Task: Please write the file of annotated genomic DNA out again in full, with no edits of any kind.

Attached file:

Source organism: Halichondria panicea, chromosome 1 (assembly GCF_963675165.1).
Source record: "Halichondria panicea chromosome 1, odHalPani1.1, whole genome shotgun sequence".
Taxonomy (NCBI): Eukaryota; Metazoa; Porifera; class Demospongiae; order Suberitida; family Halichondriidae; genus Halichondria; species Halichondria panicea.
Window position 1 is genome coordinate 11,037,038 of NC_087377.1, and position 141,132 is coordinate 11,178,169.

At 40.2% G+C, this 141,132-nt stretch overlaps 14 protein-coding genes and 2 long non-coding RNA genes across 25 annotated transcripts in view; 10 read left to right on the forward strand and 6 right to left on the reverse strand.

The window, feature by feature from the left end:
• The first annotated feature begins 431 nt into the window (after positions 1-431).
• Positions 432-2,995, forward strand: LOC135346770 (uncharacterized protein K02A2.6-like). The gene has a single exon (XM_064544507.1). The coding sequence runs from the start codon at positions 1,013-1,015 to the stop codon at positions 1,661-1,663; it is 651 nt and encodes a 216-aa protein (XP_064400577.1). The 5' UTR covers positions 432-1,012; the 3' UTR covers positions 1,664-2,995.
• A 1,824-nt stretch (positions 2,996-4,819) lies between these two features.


Source organism: Halichondria panicea, chromosome 1 (assembly GCF_963675165.1).
Source record: "Halichondria panicea chromosome 1, odHalPani1.1, whole genome shotgun sequence".
Taxonomy (NCBI): Eukaryota; Metazoa; Porifera; class Demospongiae; order Suberitida; family Halichondriidae; genus Halichondria; species Halichondria panicea.
Window position 1 is genome coordinate 11,037,038 of NC_087377.1, and position 141,132 is coordinate 11,178,169.

At 40.2% G+C, this 141,132-nt stretch overlaps 14 protein-coding genes and 2 long non-coding RNA genes across 25 annotated transcripts in view; 10 read left to right on the forward strand and 6 right to left on the reverse strand.

The window, feature by feature from the left end:
• The first annotated feature begins 431 nt into the window (after positions 1-431).
• Positions 432-2,995, forward strand: LOC135346770 (uncharacterized protein K02A2.6-like). The gene has a single exon (XM_064544507.1). The coding sequence runs from the start codon at positions 1,013-1,015 to the stop codon at positions 1,661-1,663; it is 651 nt and encodes a 216-aa protein (XP_064400577.1). The 5' UTR covers positions 432-1,012; the 3' UTR covers positions 1,664-2,995.
• A 1,824-nt stretch (positions 2,996-4,819) lies between these two features.